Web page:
Botanical name: Falconeria insignis Family: Euphorbiaceae (Castor family)
Synonyms: Sapium insigne, Falconeria malabarica, Excoecaria insignis
Tiger's Milk Spruce is a small tree, 5-10 m high, with horizontal branches, exuding poisonous milky juice. Oppositely arranged elliptic-lanceolate leaves with serrated margins, 16-19 x 5-8 cm, are crowded at the ends of branchlets. Leaves have pointed tips, base acute or wedge-shaped, unequal; leaf-stalk 4-5 cm long. Flowers small, unisexual, in terminal 7-9 cm long, upright, stout, spikes, with a whorl of linear scales at base. Male flowers less than 1 mm long, in sessile cluster, in the axils of adpressed bracts. During flowering, the tree has a curious appearance - it is completely leafless, with only long, sharp, upright spikes at the end of branches. Members of this genus are invariably hazardous. In Mexico, the milky sap is reputed to be harmful and the American Indians utilised it for poisoning their arrows. In Salvador, the sap is claimed to be poisonous and blistering in effect if in contact with the skin for which reason the trees are often left standing when the land is cleared. Flowering: December-January.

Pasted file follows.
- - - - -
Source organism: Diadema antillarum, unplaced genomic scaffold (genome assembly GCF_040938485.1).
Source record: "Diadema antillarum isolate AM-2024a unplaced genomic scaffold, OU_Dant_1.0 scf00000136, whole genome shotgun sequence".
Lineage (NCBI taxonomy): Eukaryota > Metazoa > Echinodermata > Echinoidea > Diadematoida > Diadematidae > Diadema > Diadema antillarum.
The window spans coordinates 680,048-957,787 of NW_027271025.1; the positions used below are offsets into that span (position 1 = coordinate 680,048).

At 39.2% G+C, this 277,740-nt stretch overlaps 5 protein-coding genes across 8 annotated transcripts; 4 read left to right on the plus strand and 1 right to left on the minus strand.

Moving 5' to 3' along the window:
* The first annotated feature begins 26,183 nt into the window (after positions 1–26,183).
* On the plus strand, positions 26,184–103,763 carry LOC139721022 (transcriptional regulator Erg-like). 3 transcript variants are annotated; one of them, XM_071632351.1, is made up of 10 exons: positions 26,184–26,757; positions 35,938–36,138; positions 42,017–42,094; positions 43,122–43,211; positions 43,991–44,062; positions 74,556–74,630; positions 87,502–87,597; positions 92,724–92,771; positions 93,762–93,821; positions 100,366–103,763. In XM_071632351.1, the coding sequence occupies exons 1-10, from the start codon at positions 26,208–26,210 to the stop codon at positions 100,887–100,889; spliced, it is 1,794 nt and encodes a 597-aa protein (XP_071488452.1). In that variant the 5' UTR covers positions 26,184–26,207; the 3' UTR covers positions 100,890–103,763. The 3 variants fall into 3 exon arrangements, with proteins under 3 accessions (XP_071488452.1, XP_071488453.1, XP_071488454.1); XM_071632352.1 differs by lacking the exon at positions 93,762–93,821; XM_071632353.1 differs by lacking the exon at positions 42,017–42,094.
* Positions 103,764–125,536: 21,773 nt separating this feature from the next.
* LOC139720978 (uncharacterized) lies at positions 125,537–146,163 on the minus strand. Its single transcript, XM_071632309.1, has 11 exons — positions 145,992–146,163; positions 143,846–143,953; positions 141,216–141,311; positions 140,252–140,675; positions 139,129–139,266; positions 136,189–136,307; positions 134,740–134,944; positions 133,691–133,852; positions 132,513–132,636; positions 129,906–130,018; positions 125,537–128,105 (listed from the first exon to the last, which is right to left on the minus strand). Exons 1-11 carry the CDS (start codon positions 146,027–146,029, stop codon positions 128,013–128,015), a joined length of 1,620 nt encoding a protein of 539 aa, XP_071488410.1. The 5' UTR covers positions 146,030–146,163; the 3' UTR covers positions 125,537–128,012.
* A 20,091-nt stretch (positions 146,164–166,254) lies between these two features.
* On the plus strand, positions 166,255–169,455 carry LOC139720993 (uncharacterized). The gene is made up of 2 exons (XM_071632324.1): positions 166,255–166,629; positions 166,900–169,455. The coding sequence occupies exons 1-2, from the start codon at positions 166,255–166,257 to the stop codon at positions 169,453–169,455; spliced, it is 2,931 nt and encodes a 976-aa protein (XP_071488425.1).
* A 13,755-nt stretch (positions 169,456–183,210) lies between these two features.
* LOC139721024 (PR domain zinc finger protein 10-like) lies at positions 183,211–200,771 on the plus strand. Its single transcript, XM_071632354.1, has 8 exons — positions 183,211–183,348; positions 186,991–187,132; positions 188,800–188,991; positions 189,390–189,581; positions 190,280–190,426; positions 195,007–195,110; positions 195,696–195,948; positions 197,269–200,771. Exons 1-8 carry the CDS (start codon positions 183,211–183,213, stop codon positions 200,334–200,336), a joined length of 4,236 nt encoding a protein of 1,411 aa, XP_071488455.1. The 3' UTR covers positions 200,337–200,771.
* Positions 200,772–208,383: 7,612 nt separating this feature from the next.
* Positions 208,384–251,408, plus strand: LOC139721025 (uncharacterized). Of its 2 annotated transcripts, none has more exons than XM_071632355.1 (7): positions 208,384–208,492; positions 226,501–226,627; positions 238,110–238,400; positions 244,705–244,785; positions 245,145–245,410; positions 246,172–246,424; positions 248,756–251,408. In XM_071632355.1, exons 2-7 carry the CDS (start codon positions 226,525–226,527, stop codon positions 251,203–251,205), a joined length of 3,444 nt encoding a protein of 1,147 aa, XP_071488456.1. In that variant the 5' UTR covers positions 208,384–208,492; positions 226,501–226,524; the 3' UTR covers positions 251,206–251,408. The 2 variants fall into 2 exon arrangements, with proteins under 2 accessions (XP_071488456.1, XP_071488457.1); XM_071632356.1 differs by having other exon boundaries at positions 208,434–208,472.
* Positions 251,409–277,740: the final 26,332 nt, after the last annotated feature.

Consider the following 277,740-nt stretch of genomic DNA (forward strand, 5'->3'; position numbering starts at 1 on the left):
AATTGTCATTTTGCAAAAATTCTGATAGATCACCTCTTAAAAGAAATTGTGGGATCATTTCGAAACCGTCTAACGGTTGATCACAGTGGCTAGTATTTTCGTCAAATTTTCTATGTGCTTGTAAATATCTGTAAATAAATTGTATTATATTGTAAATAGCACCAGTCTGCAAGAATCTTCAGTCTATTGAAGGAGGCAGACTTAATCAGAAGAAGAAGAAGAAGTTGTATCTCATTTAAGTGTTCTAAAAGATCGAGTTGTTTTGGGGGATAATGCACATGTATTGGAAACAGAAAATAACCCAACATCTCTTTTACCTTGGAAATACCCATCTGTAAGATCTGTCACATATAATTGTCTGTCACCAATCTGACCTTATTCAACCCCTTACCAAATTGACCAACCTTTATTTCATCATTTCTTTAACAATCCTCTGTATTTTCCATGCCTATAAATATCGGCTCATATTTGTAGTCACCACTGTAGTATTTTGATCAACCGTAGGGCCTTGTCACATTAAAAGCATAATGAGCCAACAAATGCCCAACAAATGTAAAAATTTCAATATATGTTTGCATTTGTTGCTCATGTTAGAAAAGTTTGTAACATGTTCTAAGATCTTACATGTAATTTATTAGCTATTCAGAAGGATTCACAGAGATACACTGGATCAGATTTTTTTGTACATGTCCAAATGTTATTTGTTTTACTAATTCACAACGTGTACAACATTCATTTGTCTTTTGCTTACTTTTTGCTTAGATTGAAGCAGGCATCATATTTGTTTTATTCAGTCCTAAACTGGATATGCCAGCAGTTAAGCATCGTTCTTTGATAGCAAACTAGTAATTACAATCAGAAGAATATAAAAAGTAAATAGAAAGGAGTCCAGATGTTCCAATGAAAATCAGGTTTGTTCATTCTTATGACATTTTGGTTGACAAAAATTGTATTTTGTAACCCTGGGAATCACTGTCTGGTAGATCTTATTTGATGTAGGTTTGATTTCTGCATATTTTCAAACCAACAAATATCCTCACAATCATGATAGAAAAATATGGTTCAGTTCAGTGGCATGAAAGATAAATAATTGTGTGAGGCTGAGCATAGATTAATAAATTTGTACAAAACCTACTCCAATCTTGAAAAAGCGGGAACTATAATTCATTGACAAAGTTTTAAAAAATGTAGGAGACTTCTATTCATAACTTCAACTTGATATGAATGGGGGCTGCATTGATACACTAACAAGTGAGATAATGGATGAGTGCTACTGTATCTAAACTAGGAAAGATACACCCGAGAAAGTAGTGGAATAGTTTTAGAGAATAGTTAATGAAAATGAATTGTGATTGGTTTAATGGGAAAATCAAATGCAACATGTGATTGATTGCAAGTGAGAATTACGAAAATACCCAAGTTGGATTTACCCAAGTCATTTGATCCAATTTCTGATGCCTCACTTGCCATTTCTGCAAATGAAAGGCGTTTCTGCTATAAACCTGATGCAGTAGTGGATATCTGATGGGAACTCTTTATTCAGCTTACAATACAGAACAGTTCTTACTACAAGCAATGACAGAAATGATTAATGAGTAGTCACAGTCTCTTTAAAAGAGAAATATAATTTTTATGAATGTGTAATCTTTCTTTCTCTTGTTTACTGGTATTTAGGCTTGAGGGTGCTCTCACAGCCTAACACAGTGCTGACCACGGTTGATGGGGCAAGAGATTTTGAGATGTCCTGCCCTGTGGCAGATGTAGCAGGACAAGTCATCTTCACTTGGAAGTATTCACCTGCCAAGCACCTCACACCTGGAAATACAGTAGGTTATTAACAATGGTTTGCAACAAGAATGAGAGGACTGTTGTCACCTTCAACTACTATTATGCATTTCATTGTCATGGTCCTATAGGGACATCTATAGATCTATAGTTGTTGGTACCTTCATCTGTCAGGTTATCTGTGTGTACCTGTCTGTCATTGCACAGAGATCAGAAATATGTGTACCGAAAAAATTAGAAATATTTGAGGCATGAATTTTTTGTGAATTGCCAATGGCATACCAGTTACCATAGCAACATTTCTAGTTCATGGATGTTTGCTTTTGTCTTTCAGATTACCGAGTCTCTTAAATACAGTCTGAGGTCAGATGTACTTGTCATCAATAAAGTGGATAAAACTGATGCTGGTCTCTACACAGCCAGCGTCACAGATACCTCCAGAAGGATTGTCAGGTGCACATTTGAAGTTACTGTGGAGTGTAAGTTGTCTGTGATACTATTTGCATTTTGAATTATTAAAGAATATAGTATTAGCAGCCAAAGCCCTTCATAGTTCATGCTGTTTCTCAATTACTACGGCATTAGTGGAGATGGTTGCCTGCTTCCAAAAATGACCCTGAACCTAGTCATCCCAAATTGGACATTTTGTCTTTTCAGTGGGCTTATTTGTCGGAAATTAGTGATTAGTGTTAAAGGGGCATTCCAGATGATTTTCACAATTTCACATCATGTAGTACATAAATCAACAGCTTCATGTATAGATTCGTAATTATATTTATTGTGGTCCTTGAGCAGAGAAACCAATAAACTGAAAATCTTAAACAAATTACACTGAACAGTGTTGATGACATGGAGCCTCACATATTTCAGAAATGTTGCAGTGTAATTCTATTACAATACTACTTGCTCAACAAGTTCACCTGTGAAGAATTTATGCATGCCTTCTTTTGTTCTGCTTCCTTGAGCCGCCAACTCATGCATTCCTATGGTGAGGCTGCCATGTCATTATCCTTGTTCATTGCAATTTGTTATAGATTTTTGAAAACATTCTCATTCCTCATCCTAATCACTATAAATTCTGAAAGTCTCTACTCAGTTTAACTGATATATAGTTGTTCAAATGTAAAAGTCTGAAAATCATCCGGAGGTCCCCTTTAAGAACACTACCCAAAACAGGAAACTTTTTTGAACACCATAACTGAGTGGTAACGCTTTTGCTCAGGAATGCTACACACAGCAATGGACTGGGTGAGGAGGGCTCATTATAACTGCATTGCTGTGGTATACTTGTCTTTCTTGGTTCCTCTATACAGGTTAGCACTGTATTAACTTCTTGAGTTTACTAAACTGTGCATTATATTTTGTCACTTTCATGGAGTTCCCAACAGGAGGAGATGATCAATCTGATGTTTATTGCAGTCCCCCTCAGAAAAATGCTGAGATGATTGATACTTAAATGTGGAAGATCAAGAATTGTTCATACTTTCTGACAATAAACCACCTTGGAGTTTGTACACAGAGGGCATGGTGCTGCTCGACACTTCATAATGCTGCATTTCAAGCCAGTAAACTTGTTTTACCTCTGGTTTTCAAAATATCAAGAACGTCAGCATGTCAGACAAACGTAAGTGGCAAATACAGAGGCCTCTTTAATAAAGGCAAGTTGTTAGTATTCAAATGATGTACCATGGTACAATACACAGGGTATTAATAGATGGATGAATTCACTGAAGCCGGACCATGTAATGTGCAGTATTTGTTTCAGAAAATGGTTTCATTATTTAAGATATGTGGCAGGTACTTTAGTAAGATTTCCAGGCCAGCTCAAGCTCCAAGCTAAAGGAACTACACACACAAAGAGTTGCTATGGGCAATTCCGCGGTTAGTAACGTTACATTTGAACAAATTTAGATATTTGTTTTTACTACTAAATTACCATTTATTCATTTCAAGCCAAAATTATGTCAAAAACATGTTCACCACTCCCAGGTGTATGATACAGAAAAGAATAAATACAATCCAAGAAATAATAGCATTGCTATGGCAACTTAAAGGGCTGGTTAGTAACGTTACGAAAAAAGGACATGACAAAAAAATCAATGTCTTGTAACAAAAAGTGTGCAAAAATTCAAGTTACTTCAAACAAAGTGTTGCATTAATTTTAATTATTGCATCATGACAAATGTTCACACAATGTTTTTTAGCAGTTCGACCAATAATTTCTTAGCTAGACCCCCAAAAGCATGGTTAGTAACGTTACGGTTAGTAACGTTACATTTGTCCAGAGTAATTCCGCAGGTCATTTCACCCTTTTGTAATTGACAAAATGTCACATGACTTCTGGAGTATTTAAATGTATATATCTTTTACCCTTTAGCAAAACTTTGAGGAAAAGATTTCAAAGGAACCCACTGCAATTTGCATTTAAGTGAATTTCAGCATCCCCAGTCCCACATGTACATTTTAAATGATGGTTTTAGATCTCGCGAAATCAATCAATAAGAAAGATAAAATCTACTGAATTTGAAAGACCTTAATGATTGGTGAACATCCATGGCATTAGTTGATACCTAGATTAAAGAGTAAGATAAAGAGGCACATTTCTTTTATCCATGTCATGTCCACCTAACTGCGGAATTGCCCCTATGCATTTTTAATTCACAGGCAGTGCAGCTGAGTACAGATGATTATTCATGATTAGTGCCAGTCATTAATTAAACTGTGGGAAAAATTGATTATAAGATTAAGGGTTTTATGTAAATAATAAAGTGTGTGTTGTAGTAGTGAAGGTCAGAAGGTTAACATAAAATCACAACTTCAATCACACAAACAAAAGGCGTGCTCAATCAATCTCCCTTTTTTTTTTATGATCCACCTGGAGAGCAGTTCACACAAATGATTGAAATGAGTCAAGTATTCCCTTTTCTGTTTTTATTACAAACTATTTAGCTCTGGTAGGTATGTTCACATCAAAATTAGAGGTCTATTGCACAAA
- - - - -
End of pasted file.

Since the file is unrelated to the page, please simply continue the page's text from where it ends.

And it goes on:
• Is this flower misidentified? If yes,
The flower labeled Tiger's Milk Spruce is ...